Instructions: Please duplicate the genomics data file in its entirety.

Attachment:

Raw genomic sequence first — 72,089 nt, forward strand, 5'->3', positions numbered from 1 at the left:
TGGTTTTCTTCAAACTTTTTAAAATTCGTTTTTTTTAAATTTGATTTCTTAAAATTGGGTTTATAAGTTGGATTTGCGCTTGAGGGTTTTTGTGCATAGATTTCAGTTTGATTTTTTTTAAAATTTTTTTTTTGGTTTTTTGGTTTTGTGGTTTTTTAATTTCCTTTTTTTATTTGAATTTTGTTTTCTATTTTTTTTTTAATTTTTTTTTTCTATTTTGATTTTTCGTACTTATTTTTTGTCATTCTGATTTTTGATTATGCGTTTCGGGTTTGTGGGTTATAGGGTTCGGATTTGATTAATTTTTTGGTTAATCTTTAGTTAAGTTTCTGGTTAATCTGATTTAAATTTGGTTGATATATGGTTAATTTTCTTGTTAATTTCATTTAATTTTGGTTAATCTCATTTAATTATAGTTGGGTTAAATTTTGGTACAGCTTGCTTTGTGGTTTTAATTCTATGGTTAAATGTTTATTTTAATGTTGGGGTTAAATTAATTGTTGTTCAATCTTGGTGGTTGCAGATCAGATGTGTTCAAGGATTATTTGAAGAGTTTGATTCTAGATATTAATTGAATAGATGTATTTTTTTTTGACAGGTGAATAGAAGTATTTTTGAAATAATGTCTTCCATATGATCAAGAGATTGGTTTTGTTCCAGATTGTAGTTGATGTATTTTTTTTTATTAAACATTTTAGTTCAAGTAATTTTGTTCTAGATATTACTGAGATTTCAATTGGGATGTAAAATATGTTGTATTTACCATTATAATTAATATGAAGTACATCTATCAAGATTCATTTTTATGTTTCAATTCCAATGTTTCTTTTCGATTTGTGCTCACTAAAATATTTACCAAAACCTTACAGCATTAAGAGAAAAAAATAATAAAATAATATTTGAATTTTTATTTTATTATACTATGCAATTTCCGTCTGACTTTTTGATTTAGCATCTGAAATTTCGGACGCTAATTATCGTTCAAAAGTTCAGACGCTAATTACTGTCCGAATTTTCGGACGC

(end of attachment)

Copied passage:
Raw genomic sequence first — 72,089 nt, forward strand, 5'->3', positions numbered from 1 at the left:
TGGTTTTCTTCAAACTTTTTAAAATTCGTTTTTTTTAAATTTGATTTCTTAAAATTGGGTTTATAAGTTGGATTTGCGCTTGAGGGTTTTTGTGCATAGATTTCAGTTTGATTTTTTTTAAAATTTTTTTTTTGGTTTTTTGGTTTTGTGGTTTTTTAATTTCCTTTTTTTATTTGAATTTTGTTTTCTATTTTTTTTTTAATTTTTTTTTTCTATTTTGATTTTTCGTACTTATTTTTTGTCATTCTGATTTTTGATTATGCGTTTCGGGTTTGTGGGTTATAGGGTTCGGATTTGATTAATTTTTTGGTTAATCTTTAGTTAAGTTTCTGGTTAATCTGATTTAAATTTGGTTGATATATGGTTAATTTTCTTGTTAATTTCATTTAATTTTGGTTAATCTCATTTAATTATAGTTGGGTTAAATTTTGGTACAGCTTGCTTTGTGGTTTTAATTCTATGGTTAAATGTTTATTTTAATGTTGGGGTTAAATTAATTGTTGTTCAATCTTGGTGGTTGCAGATCAGATGTGTTCAAGGATTATTTGAAGAGTTTGATTCTAGATATTAATTGAATAGATGTATTTTTTTTTGACAGGTGAATAGAAGTATTTTTGAAATAATGTCTTCCATATGATCAAGAGATTGGTTTTGTTCCAGATTGTAGTTGATGTATTTTTTTTTATTAAACATTTTAGTTCAAGTAATTTTGTTCTAGATATTACTGAGATTTCAATTGGGATGTAAAATATGTTGTATTTACCATTATAATTAATATGAAGTACATCTATCAAGATTCATTTTTATGTTTCAATTCCAATGTTTCTTTTCGATTTGTGCTCACTAAAATATTTACCAAAACCTTACAGCATTAAGAGAAAAAAATAATAAAATAATATTTGAATTTTTATTTTATTATACTATGCAATTTCCGTCTGACTTTTTGATTTAGCATCTGAAATTTCGGACGCTAATTATCGTTCAAAAGTTCAGACGCTAATTACTGTCCGAATTTTCGGACGC